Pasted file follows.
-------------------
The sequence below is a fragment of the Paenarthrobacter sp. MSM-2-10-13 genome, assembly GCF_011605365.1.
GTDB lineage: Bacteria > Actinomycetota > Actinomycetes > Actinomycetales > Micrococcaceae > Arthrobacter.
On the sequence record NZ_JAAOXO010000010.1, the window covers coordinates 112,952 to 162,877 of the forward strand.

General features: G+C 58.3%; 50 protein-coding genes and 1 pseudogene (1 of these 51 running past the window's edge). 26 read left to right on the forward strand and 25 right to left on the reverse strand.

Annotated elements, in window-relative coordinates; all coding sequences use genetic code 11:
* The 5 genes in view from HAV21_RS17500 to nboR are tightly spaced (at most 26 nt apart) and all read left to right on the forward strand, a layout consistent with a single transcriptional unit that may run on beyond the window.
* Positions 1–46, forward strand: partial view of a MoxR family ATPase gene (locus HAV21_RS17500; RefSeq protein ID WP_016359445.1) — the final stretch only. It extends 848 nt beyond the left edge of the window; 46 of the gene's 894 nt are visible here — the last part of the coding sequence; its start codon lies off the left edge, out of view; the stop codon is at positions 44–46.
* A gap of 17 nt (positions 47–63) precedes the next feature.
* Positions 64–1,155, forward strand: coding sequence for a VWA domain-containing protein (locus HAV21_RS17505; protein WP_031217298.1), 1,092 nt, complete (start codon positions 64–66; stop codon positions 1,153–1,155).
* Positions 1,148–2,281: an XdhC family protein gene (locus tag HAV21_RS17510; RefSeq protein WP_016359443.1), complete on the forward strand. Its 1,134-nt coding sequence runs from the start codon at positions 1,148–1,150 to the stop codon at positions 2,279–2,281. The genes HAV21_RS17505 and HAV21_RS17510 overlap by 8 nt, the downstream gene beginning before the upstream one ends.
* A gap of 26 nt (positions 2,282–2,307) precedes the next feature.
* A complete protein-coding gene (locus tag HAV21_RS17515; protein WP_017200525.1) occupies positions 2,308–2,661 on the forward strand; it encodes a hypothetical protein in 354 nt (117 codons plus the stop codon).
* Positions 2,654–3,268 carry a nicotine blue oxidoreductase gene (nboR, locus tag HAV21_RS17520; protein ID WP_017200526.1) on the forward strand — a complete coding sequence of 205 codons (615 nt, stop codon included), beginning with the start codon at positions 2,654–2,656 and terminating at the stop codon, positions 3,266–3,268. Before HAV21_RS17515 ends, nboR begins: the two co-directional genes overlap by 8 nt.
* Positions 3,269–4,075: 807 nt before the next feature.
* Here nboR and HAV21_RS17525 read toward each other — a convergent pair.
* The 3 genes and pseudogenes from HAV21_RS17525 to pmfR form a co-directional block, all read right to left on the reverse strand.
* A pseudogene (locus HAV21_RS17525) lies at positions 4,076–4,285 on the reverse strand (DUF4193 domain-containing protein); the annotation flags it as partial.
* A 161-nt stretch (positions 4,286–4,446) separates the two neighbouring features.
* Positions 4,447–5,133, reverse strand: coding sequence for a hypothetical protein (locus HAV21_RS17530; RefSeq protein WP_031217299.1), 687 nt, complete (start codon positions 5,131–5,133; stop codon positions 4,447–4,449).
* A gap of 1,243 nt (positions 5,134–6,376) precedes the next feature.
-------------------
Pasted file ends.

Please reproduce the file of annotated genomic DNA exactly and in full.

The sequence below is a fragment of the Paenarthrobacter sp. MSM-2-10-13 genome, assembly GCF_011605365.1.
GTDB lineage: Bacteria > Actinomycetota > Actinomycetes > Actinomycetales > Micrococcaceae > Arthrobacter.
On the sequence record NZ_JAAOXO010000010.1, the window covers coordinates 112,952 to 162,877 of the forward strand.

General features: G+C 58.3%; 50 protein-coding genes and 1 pseudogene (1 of these 51 running past the window's edge). 26 read left to right on the forward strand and 25 right to left on the reverse strand.

Annotated elements, in window-relative coordinates; all coding sequences use genetic code 11:
* The 5 genes in view from HAV21_RS17500 to nboR are tightly spaced (at most 26 nt apart) and all read left to right on the forward strand, a layout consistent with a single transcriptional unit that may run on beyond the window.
* Positions 1–46, forward strand: partial view of a MoxR family ATPase gene (locus HAV21_RS17500; RefSeq protein ID WP_016359445.1) — the final stretch only. It extends 848 nt beyond the left edge of the window; 46 of the gene's 894 nt are visible here — the last part of the coding sequence; its start codon lies off the left edge, out of view; the stop codon is at positions 44–46.
* A gap of 17 nt (positions 47–63) precedes the next feature.
* Positions 64–1,155, forward strand: coding sequence for a VWA domain-containing protein (locus HAV21_RS17505; protein WP_031217298.1), 1,092 nt, complete (start codon positions 64–66; stop codon positions 1,153–1,155).
* Positions 1,148–2,281: an XdhC family protein gene (locus tag HAV21_RS17510; RefSeq protein WP_016359443.1), complete on the forward strand. Its 1,134-nt coding sequence runs from the start codon at positions 1,148–1,150 to the stop codon at positions 2,279–2,281. The genes HAV21_RS17505 and HAV21_RS17510 overlap by 8 nt, the downstream gene beginning before the upstream one ends.
* A gap of 26 nt (positions 2,282–2,307) precedes the next feature.
* A complete protein-coding gene (locus tag HAV21_RS17515; protein WP_017200525.1) occupies positions 2,308–2,661 on the forward strand; it encodes a hypothetical protein in 354 nt (117 codons plus the stop codon).
* Positions 2,654–3,268 carry a nicotine blue oxidoreductase gene (nboR, locus tag HAV21_RS17520; protein ID WP_017200526.1) on the forward strand — a complete coding sequence of 205 codons (615 nt, stop codon included), beginning with the start codon at positions 2,654–2,656 and terminating at the stop codon, positions 3,266–3,268. Before HAV21_RS17515 ends, nboR begins: the two co-directional genes overlap by 8 nt.
* Positions 3,269–4,075: 807 nt before the next feature.
* Here nboR and HAV21_RS17525 read toward each other — a convergent pair.
* The 3 genes and pseudogenes from HAV21_RS17525 to pmfR form a co-directional block, all read right to left on the reverse strand.
* A pseudogene (locus HAV21_RS17525) lies at positions 4,076–4,285 on the reverse strand (DUF4193 domain-containing protein); the annotation flags it as partial.
* A 161-nt stretch (positions 4,286–4,446) separates the two neighbouring features.
* Positions 4,447–5,133, reverse strand: coding sequence for a hypothetical protein (locus HAV21_RS17530; RefSeq protein WP_031217299.1), 687 nt, complete (start codon positions 5,131–5,133; stop codon positions 4,447–4,449).
* A gap of 1,243 nt (positions 5,134–6,376) precedes the next feature.